A group of trade associations, including the National Association of Federally-Insured Credit Unions (NAFCU), are urging the Consumer Financial Protection Bureau to conduct more research before making any policy recommendations related to overdraft fees.

The groups sent a letter to CFPB Director Rohit Chopra following two reports issued by the bureau last month regarding the amount of overdraft and non-sufficient fees (NSF) received by credit unions and banks.

“As expected, these reports have stimulated policy discussion about overdraft, but we are concerned that the reports lack important facts about overdraft services—namely, information about the consumers who use and value the product,” the group wrote.

The associations stated that credit unions and banks have evolved the way they provide overdraft services offering a variety of overdraft programs that seek to fairly and transparently respond to consumer needs, as well as promote free choice. Plus, several banks and credit unions have recently announced they would no longer charge overdraft fees or eliminate returned item fees when the customer has insufficient funds in the account. Further, many credit unions and banks also offer several ways for customers to check their account balances via text or email alerts or through mobile apps.

CFPB official says pay advance products may be loans

(Reuters) - A U.S. Consumer Financial Protection Bureau official signaled the agency is rethinking its Trump-era guidance on pay advance companies, saying that some of their products may be loans.

Acting General Counsel Seth Frotman said in a letter to consumer advocates on Tuesday that the legal opinion exempting some earned wage access (EWA) products from a lending regulation has created "significant confusion." The products let employees cash out wages they have earned ahead of payday.

Some EWA companies work with consumers directly, others offer their services via employers including Walmart and PayPal. The companies describe themselves as a sustainable alternative to high-interest payday loans and bank overdrafts.

The CFPB said in 2020 that products offered for free through an employer should not be regulated as consumer credit under the Truth in Lending Act. Consumer advocates have called for the opinion to be rescinded, arguing that regulating the products as credit will protect consumers.

75% Of Gen Z Americans Are Stressed Out About Finances, TIAA Finds

When it comes to overall financial wellness, Americans feel challenged on numerous fronts.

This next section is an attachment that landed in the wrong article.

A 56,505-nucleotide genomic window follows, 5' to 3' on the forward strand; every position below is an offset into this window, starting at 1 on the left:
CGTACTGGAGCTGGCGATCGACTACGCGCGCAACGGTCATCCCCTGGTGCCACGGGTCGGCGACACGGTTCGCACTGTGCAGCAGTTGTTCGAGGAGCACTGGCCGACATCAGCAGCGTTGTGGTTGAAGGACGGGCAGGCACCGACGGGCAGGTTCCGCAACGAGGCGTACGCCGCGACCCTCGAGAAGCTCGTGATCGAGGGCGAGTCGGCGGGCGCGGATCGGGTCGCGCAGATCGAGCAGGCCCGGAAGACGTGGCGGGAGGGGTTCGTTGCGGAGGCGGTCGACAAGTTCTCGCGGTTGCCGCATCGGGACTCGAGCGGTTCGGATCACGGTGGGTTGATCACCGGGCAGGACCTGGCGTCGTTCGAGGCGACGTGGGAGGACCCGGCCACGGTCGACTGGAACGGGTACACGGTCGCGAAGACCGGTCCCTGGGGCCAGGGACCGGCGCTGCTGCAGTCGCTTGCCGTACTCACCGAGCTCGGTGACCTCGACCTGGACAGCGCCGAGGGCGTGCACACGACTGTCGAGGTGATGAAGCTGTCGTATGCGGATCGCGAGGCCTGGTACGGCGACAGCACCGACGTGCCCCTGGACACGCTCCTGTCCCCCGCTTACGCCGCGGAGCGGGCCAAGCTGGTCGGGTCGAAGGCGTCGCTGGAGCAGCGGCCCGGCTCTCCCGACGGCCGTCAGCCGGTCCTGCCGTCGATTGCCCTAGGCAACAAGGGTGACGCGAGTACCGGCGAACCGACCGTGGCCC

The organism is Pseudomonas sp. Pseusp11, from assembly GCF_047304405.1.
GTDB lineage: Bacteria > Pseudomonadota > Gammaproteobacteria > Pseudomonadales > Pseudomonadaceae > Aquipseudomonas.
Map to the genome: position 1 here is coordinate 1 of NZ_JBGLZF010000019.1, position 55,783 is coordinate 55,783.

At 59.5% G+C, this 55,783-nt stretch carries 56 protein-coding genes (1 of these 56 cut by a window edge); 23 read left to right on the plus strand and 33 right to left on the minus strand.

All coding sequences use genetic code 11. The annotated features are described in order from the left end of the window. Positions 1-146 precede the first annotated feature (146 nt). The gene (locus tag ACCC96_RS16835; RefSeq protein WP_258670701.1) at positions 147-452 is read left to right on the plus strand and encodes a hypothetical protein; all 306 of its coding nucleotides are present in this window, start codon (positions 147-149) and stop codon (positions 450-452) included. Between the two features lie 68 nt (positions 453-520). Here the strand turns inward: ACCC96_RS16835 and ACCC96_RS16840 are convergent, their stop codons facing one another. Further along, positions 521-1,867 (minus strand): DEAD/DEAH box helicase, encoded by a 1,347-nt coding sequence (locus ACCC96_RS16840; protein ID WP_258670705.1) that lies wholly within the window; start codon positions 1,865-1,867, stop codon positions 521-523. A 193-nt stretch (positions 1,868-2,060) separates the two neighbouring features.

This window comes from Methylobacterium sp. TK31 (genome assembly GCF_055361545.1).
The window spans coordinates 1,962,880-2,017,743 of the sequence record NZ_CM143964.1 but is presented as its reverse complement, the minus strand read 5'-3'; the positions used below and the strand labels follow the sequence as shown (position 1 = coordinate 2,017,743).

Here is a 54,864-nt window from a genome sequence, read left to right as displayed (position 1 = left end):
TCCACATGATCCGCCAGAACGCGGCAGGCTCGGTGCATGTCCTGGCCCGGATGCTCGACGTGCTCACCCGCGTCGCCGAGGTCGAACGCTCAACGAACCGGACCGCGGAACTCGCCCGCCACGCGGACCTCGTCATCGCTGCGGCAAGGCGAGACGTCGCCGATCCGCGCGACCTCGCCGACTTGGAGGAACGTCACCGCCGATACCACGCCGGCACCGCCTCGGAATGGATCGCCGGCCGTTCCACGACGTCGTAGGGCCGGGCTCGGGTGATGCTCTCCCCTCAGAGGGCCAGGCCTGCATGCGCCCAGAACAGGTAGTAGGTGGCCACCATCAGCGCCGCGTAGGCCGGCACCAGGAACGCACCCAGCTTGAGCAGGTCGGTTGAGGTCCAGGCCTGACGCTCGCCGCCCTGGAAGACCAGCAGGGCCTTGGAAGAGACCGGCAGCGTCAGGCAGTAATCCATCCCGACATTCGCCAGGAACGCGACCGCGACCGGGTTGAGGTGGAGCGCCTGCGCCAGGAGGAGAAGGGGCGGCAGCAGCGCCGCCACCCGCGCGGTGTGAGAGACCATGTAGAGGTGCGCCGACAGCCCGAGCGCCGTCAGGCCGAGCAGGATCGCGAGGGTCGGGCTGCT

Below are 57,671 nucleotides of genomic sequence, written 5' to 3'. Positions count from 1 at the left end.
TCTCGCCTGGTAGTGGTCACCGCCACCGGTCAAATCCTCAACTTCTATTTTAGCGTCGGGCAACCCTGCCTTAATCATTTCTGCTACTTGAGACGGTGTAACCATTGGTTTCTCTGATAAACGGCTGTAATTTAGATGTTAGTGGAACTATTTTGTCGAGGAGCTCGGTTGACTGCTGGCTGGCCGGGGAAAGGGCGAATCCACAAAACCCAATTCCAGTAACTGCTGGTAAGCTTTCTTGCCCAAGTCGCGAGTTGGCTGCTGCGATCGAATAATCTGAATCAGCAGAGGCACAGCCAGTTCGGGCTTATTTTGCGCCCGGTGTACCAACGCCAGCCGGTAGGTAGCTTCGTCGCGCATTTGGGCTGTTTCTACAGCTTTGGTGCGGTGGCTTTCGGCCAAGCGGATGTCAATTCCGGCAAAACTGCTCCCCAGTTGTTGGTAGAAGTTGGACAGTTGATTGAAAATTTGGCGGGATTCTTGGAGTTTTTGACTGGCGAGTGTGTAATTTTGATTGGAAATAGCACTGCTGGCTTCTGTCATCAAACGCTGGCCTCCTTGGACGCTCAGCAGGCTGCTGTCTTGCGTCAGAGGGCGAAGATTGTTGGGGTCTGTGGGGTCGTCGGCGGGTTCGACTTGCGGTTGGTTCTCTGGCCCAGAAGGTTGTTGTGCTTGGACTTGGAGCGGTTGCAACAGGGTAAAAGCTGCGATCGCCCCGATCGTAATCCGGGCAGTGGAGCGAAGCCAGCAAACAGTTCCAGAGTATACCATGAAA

But employer-provided information and financial-wellness programs go a long way in helping many employees keep their financial lives on track and feel more confident about their finances, according to the 2022 TIAA Financial Wellness Survey.

The study was conducted online from Oct. 22 to Nov. 3, surveying 3,008 Americans ages 18 and over on a broad range of financial-management issues and topics.

Six in 10 Americans reported that they are stressed about their finances, including a quarter with “a great deal” of stress. Seventy-five percent of Gen Z (along with 74% of millennials) report feeling financially stressed.

CFPB Issues Bulletin to Prevent Unlawful Medical Debt Collection and Credit Reporting

New Law Limits Surprise Medical Bills

WASHINGTON, D.C. — The Consumer Financial Protection Bureau (CFPB) today released a bulletin reminding debt collectors and credit bureaus of their legal obligations in light of the No Surprises Act, which protects consumers from certain unexpected medical bills. Companies that try to collect on medical bills that are prohibited by the No Surprises Act, or who furnish information to credit bureaus about such invalid debts, may face significant legal liability under the Fair Debt Collection Practices Act (FDCPA) and the Fair Credit Reporting Act (FCRA). The bulletin advises credit bureaus that the accuracy and dispute obligations imposed by the FCRA apply with respect to debts stemming from charges that exceed the amount permitted by the No Surprises Act.

The CFPB will investigate claims and take action against companies that attempt to collect or report or furnish consumer information about debts stemming from charges that exceed the amounts permitted under the No Surprises Act.